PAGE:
Now your teen is checking off risky behaviours and bad habits like it’s a speed race, using vapes, weed, drinking, swearing, etc. Even their face is different. They don’t value school or their activities anymore, have isolated from their friends and are being sucked into a vortex like in a trace you can’t seem to break.
Everything changed when my teen met ‘them’.
How could your teen get involved with someone so opposed to the values and beliefs you’ve raised them under? Why on earth would your teen give up everything they had (and you’d worked hard to provide for them) for this path of self-destruction and ruin? It’s mind boggling!
You’ve tried explaining the dangers of their actions, limiting contact with this negative influence, and even forbidding the relationship. You’ve tried boundaries, consequences, grounding, and daily reminders that school isn’t optional and the opportunities they’re losing out on (scholarships, etc.) won’t come back, yet it’s falling on deaf ears.
Communication with your relationship with your teen is almost non-existent, except the angry grumbles or yelling matches that erupt from once again trying to get your teen to see the light.
Behold, the forbidden fruit.
The more you make anything off limits by declaring its evil roots and rotten existence, the more your teen wants it like a moth being drawn to the flame. It doesn’t matter how much reasoning you use or how illogical you think your teen is being, your resistance makes their muse even more attractive.
The teen brain isn’t logical and doesn’t care so put away your studies, research, and statistics to prove your point. Their brain is highly emotional and insecure and they’re desperately seeking feeling loved, special and true belonging, even if they don’t know what that means in a healthy way.
But they have all that at home!
You’ve busted your butt to provide a safe and loving home, so this makes no sense! Of course, you love them, don’t they know that?!!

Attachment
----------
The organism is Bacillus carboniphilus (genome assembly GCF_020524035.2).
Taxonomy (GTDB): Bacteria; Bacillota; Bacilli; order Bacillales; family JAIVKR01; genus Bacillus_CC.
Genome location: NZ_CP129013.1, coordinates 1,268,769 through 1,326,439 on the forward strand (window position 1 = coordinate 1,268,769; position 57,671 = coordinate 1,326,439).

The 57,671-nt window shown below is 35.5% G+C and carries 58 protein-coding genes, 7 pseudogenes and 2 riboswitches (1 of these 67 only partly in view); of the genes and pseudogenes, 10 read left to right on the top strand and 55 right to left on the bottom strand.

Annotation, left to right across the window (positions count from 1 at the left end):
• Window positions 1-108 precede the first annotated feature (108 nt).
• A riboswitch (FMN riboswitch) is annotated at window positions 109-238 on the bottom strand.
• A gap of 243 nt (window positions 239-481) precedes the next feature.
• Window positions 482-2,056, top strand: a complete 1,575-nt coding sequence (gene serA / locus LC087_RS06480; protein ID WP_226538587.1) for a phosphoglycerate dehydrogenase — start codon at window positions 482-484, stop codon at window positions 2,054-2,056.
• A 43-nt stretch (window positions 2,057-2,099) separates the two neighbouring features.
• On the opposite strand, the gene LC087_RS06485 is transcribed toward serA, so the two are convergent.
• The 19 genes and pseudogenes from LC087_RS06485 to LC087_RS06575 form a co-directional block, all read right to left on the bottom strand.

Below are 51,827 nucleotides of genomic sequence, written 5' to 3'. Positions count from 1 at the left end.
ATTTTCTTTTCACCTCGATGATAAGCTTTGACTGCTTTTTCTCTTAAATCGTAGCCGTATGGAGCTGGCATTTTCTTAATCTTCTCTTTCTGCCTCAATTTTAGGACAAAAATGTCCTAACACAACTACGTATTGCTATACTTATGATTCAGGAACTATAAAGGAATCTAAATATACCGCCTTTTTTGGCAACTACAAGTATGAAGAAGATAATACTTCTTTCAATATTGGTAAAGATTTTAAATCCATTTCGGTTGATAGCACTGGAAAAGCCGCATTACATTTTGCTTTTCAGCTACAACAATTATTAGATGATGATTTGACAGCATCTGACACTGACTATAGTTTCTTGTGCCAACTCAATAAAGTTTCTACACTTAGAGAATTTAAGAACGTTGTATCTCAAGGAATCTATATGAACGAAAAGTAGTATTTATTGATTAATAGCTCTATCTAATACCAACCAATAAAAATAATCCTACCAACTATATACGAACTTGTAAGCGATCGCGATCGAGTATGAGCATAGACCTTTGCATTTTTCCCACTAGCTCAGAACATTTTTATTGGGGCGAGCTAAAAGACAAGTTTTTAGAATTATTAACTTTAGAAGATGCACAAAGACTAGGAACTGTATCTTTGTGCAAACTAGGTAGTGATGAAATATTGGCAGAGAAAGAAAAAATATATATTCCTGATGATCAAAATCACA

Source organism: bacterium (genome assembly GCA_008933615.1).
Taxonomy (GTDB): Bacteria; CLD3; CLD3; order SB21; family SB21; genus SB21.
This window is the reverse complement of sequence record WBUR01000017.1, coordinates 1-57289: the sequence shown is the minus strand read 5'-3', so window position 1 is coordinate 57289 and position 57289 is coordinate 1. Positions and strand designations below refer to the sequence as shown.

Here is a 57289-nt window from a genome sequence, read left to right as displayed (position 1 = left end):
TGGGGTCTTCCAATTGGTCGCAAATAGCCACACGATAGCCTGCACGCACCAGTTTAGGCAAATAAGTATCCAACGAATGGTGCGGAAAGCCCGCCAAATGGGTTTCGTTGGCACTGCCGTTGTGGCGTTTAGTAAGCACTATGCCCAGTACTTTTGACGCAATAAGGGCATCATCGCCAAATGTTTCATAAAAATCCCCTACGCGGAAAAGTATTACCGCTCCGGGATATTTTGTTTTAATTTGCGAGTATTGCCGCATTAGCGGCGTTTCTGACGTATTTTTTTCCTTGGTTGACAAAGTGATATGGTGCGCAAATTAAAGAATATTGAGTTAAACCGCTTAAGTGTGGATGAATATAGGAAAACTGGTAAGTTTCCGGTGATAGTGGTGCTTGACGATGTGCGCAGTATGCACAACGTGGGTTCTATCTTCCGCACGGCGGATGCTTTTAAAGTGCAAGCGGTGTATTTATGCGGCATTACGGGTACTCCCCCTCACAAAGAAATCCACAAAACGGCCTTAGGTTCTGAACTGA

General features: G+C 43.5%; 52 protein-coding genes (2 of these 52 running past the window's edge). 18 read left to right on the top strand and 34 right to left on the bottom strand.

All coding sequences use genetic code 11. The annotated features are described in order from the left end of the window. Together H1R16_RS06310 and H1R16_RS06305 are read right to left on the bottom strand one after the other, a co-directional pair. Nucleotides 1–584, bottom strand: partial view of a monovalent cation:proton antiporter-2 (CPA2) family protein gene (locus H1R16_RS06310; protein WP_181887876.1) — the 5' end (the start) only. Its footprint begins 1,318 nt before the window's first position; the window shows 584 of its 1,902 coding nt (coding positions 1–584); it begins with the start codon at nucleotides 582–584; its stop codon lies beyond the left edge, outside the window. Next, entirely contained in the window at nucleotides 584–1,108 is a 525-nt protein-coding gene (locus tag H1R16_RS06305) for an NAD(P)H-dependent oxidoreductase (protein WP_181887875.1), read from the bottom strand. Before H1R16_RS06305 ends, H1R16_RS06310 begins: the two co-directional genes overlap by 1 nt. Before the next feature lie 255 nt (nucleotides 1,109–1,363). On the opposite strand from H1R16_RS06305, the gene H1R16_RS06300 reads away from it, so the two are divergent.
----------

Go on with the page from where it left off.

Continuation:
Unfortunately, what you offer and what your teen experiences are two different things, and their perception is their reality. That doesn’t mean you’ve failed, you’re a bad parent, or it’s your fault. However, being defensive keeps you stuck in the problem.
The villain and victim trap
At first, your teen was the villain, going against your expressed concerns and rules and bringing increased conflict and stress to your home and your family, the focus of your anger. When the toxic relationship came to light, your teen became the victim of the evil forces pulling them away, innocent, and blameless, as you focused your rage on ‘them’.
Although this thinking is normal, it perpetuates looking at someone other than you, your teen, and your relationship to change to make the problem goes away. The truth is, the solution starts with YOU.
Bringing your teen home.
Pointing out how your teen isn’t being who you want, nagging, policing, and monitoring their behaviour with tighter controls needs to STOP today. Instead, level the playing field by giving your teen what they believe they’re getting in the other relationship.
emotional safety – what they share is met with curiosity and compassion not judgement or criticism i.e., “Tell me more about that”, “What’s it like to be you right now?”
meaningful connection – authentic, 2- way sharing with room to disagree that doesn’t jeopardize your relationship or anyone’s worth or value in the relationship
true belonging – you love and accept your teen for who they are without requiring them to suppress or abandon any part of themselves to please you
Use these 3 forms of affirmation and make your teen right about at least one thing every day.
emotional affirmation – validate their feelings as true and right for them, regardless of if you agree or not
character affirmation – point out qualities in their character they might not believe or see, even if they aren’t playing them well i.e. strong-willed can be independence and autonomous and loyalty might be keeping them in the relationship.
behavioural affirmation – use this script to affirm your teens behaviour choices (avoid saying it only when they’re doing/being the way you want them to be)
“I appreciate you taking time to do that”
“I know there’s other things you’d like to be doing.”
“I appreciate you made that a priority.”
Use ‘thank you for doing that’ only when your teen does something they weren’t asked to do.
“I was going through a very rough patch with my son. He was very depressed and sneaking out to go to his girlfriend’s house (a very unhealthy relationship). His dad was ballistic, but I shared your videos and got him on board with staying curious and keeping the communication lines open. Our son has done a 180° – broke up with his girlfriend and slowly found his self-worth. THANK YOU!!” Tatiana S.
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